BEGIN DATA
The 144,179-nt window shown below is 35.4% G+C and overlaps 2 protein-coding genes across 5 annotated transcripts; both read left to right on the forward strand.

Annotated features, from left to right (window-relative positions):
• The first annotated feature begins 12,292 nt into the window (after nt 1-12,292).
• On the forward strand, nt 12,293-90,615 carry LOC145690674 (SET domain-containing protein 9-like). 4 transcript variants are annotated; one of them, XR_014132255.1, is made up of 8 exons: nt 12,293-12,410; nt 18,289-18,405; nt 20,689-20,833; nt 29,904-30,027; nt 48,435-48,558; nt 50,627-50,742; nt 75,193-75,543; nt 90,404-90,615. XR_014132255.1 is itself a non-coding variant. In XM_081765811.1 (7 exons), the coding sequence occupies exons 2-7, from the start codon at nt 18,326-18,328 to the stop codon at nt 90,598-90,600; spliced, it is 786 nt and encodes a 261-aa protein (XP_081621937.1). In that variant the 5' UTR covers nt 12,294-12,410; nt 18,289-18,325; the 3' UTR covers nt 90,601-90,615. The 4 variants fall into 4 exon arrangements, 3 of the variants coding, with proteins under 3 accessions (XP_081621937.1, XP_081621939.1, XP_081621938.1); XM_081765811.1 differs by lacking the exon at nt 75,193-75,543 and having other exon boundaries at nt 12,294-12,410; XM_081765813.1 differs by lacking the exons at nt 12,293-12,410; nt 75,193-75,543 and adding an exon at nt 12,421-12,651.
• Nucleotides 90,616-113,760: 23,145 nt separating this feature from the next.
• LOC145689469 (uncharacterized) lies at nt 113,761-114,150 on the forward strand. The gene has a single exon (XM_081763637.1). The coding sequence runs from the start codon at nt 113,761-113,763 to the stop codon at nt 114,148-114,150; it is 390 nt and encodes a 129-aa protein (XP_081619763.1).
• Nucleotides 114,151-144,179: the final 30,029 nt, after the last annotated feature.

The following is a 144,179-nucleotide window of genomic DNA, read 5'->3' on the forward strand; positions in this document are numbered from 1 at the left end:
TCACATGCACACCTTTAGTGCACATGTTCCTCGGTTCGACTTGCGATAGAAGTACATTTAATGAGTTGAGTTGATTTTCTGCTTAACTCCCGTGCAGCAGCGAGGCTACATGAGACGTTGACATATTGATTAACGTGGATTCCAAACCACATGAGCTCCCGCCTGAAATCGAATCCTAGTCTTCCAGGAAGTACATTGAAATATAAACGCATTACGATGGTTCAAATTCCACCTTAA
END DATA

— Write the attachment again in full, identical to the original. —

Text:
The 144,179-nt window shown below is 35.4% G+C and overlaps 2 protein-coding genes across 5 annotated transcripts; both read left to right on the forward strand.

Annotated features, from left to right (window-relative positions):
• The first annotated feature begins 12,292 nt into the window (after nt 1-12,292).
• On the forward strand, nt 12,293-90,615 carry LOC145690674 (SET domain-containing protein 9-like). 4 transcript variants are annotated; one of them, XR_014132255.1, is made up of 8 exons: nt 12,293-12,410; nt 18,289-18,405; nt 20,689-20,833; nt 29,904-30,027; nt 48,435-48,558; nt 50,627-50,742; nt 75,193-75,543; nt 90,404-90,615. XR_014132255.1 is itself a non-coding variant. In XM_081765811.1 (7 exons), the coding sequence occupies exons 2-7, from the start codon at nt 18,326-18,328 to the stop codon at nt 90,598-90,600; spliced, it is 786 nt and encodes a 261-aa protein (XP_081621937.1). In that variant the 5' UTR covers nt 12,294-12,410; nt 18,289-18,325; the 3' UTR covers nt 90,601-90,615. The 4 variants fall into 4 exon arrangements, 3 of the variants coding, with proteins under 3 accessions (XP_081621937.1, XP_081621939.1, XP_081621938.1); XM_081765811.1 differs by lacking the exon at nt 75,193-75,543 and having other exon boundaries at nt 12,294-12,410; XM_081765813.1 differs by lacking the exons at nt 12,293-12,410; nt 75,193-75,543 and adding an exon at nt 12,421-12,651.
• Nucleotides 90,616-113,760: 23,145 nt separating this feature from the next.
• LOC145689469 (uncharacterized) lies at nt 113,761-114,150 on the forward strand. The gene has a single exon (XM_081763637.1). The coding sequence runs from the start codon at nt 113,761-113,763 to the stop codon at nt 114,148-114,150; it is 390 nt and encodes a 129-aa protein (XP_081619763.1).
• Nucleotides 114,151-144,179: the final 30,029 nt, after the last annotated feature.

The following is a 144,179-nucleotide window of genomic DNA, read 5'->3' on the forward strand; positions in this document are numbered from 1 at the left end:
TCACATGCACACCTTTAGTGCACATGTTCCTCGGTTCGACTTGCGATAGAAGTACATTTAATGAGTTGAGTTGATTTTCTGCTTAACTCCCGTGCAGCAGCGAGGCTACATGAGACGTTGACATATTGATTAACGTGGATTCCAAACCACATGAGCTCCCGCCTGAAATCGAATCCTAGTCTTCCAGGAAGTACATTGAAATATAAACGCATTACGATGGTTCAAATTCCACCTTAA